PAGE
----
Our Health and Safety Advisor Niall Campbell knows that creative risk-taking is essential. So when it comes to the Degree Shows, he doesn’t question whether things can be done – just how they can be done safely.
Niall credits his positive attitude to experience working in health and safety for a police force and a stint as a Lieutenant in the Territorial Army. He explains: “The incidents people run away from are generally those that you have to send police officers into – to find out what’s happening and to make people safe.
“You know the situation could be dangerous, but you manage the risks. That’s how we do things around here. We know there are risks involved in some pieces, but – with good planning and risk assessment – we can manage them so that the artist’s inspiration is not compromised.
Innovative and experimental
Niall says: “If the students are willing to do the work to make it safe, then let’s do it. Take the 16-metre tree earlier this year. It was a huge steel ring hung on tension wires from the roof, then the hessian draping down was structured to look like a tree.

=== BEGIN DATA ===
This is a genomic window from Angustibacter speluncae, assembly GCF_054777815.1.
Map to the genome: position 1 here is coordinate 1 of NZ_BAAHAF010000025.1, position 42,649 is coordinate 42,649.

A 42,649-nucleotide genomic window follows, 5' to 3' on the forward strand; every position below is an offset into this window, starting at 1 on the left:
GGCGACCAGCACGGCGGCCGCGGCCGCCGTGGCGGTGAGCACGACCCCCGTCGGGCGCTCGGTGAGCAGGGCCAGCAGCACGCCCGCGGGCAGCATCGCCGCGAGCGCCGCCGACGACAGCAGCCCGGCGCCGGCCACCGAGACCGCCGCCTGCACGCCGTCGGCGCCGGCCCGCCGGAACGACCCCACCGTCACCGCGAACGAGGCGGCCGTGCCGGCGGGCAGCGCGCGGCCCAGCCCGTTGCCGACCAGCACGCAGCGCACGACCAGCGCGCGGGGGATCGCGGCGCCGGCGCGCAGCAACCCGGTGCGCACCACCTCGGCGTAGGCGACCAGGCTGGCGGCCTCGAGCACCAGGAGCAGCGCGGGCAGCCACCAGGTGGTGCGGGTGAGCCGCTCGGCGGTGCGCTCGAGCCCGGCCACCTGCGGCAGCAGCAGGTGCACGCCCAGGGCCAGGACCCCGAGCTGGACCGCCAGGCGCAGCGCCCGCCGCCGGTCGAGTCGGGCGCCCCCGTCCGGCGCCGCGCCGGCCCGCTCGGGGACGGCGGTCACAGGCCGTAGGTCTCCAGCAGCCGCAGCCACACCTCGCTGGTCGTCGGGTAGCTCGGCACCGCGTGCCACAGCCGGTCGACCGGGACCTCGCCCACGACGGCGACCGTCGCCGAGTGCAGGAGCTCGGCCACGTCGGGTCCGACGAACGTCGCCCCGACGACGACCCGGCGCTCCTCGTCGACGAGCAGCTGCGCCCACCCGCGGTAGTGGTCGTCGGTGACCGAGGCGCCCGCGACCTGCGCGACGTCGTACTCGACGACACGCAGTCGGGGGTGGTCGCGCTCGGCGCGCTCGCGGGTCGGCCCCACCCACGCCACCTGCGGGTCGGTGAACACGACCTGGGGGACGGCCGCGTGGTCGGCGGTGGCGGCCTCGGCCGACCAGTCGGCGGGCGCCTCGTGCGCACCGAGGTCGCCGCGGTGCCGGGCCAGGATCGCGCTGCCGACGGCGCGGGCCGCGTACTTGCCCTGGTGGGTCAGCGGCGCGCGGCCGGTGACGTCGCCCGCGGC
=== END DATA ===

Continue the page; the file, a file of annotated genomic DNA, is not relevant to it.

“It was a fantastic piece of art. When we first moved to Kings Cross, everyone was labouring under the impression they couldn’t use the height of the street because it was dangerous. But you understand the risk and you manage it.”
So does Niall think that there are inherent risks in art and design? ”Yes,” he says, “because a lot of it is very innovative and experimental. We get people creating things and trying things that haven’t necessarily been done before. And we have to encourage people to not be scared to try things.”
Takes your breath away
Skills learnt from Niall will benefit the students long after the Degree Shows finish. He explains: “When you’re out in the real world, you need to know how to do risk assessments – because the bigger and more prestigious venues will ask for one. It opens up the opportunity for people to go out and make their way as artists.”
For his part, Niall enjoys working with the next generation of artist and designers. He says: “When I arrived here, I thought I was something of a philistine. But I have an opinion about the art I see, and it’s nice to have the opportunity to talk to some of the artists about it.
“There are always things at the shows that catch my eye. The tree, that was amazing. I was looking at a metal ring on the floor with lots of hessian hanging from it – thinking ‘what the hell’s that about?’ – but then you see it finished, and it takes your breath away.”